It’s a good thing his friendly foster sister has befriended a colossal superhuman. Ariock is oblivious to his own dangerous powers and wrongly assumes he’s just an overgrown loser. Superhumans like him are doomed to die as entertainment fodder for the Majority-unless Thomas can figure out a way to trick thirty trillion telepaths . . .

The first volume of the hit sci-fi fantasy series-with more than 600,000 views on Royal Road-now available on Kindle, Kindle Unlimited, and Audible!

Interview
Welcome to the Asylum, Abby! Take a seat by the fire, have a glass of beverage of your choice, and tell us something about yourself that’s not in your bio! 

Thanks, glad to be here! How about this–I’m creating lots of low poly 3D artwork for my husband’s indie game in progress, First Earth.

What inspires your writing? Do you listen to music, stare into the fire, listen to the whispering of the wind, make deals with the Devil?

Um, all of the above? Except instead of making deals with the Devil, I glance at the birdfeeders and watch cardinal mating rituals. Birds and squirrels play for my amusement.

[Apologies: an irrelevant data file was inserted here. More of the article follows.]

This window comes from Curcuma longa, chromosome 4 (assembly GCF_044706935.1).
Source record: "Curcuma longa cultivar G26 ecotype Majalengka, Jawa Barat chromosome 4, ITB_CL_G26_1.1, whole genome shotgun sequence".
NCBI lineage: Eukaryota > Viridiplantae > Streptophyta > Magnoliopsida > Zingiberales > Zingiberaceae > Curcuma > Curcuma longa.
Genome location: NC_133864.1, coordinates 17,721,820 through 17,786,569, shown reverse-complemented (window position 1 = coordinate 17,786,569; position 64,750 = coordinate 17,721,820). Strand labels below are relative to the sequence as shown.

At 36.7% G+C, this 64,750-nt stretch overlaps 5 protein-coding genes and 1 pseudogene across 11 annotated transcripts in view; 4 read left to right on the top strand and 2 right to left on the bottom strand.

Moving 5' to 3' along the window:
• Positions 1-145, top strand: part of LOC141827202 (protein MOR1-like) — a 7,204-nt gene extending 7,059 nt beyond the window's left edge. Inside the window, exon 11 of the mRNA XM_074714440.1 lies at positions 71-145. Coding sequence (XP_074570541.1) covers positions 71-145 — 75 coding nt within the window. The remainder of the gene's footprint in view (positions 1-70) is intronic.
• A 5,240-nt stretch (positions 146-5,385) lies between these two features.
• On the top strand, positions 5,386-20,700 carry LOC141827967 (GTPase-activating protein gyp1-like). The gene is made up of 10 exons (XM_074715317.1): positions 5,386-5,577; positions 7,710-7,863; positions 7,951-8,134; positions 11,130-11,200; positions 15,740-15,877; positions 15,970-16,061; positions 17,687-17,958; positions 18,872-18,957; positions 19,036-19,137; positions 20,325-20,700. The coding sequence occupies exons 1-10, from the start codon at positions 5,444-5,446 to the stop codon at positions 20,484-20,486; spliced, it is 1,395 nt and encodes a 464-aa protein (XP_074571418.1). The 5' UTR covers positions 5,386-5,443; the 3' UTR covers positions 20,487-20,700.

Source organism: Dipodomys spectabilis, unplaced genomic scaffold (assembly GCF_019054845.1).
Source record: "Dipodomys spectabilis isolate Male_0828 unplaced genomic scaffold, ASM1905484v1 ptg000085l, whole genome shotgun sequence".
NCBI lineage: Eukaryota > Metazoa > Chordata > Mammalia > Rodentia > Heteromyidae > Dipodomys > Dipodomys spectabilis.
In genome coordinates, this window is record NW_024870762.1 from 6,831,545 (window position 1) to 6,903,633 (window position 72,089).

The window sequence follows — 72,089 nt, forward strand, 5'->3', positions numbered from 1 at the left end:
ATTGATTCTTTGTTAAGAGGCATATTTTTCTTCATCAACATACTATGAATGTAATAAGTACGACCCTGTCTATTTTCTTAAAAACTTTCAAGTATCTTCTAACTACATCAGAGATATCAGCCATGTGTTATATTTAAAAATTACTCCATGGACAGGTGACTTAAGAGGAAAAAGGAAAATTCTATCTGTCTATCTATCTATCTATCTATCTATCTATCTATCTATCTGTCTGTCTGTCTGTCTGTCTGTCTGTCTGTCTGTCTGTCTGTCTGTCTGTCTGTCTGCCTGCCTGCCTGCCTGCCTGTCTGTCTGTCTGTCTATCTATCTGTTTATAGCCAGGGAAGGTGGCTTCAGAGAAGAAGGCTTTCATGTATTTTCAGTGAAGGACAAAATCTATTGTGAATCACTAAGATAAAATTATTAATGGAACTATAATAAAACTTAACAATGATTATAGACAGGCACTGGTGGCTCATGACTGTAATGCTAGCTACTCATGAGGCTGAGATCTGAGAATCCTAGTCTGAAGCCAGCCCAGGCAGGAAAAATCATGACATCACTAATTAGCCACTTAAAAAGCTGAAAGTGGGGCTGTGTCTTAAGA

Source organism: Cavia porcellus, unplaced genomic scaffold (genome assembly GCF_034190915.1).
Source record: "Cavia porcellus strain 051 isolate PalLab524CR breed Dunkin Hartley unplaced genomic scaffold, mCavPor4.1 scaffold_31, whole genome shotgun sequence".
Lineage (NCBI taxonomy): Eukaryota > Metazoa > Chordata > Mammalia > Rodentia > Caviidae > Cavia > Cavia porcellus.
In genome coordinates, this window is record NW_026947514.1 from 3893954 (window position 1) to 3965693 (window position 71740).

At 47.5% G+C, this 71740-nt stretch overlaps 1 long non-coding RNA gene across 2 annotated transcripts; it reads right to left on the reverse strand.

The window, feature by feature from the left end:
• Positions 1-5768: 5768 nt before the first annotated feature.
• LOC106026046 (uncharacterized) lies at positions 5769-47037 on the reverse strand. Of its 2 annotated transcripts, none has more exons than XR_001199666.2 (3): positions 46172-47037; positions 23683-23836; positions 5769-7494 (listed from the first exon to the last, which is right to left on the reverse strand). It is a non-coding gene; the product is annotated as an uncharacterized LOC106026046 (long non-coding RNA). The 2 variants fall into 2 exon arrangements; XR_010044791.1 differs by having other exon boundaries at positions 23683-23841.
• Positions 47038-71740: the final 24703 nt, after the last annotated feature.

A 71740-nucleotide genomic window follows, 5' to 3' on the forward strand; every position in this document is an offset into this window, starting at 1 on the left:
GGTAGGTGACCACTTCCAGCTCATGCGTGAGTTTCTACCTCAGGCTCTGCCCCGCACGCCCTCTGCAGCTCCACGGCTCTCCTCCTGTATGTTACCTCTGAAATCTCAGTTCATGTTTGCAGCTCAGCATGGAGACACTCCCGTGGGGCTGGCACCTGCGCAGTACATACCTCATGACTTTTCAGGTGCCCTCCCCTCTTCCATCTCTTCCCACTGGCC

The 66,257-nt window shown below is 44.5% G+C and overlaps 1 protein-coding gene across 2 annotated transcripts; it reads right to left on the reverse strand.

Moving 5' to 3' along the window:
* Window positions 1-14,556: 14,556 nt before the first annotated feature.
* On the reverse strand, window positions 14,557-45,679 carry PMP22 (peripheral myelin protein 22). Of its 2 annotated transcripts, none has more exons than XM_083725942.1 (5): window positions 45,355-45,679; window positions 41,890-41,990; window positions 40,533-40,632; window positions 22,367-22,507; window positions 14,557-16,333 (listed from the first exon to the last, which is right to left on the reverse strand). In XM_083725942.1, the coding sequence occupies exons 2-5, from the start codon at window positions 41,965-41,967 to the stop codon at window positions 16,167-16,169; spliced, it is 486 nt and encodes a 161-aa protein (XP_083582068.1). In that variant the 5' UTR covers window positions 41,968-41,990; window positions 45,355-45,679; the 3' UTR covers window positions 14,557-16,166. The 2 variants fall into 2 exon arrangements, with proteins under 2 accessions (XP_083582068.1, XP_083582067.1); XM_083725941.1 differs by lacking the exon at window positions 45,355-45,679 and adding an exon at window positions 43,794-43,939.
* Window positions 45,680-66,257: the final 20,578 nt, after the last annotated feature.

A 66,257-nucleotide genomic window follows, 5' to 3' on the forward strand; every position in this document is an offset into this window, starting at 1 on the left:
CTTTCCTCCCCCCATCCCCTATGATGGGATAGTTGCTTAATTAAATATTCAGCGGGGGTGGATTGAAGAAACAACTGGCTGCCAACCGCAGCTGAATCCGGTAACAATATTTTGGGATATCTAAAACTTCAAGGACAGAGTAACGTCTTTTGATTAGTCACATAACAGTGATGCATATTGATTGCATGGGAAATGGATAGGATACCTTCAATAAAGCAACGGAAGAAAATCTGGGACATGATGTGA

What was the most memorable place you’ve visited? Did it inspire any of your work? How has that experience affected you personally?

I’ve visited Japan, Spain, South Korea, France, Aruba, Italy, and several other countries. There are many beautiful and amazing places in the world, and I would like to continue visiting them. But I will actually mention a place close to home: White Sands, New Mexico. That has to be one of the most spectacularly gorgeous places on Earth. Sunlight reflects off the dunes of gypsum crystal and creates the most unreal sunsets I’ve ever seen. So huge! So colorful! Witnessing a sky like that really makes one appreciate the range of beauty that is possible, perhaps not only on Earth, but on alien worlds. 

Tell us about your publishing journey! When did you start writing, what was your first published book and what were the most important lessons you’ve learned so far? How did you utilize those lessons when preparing to publish your upcoming book, Majority?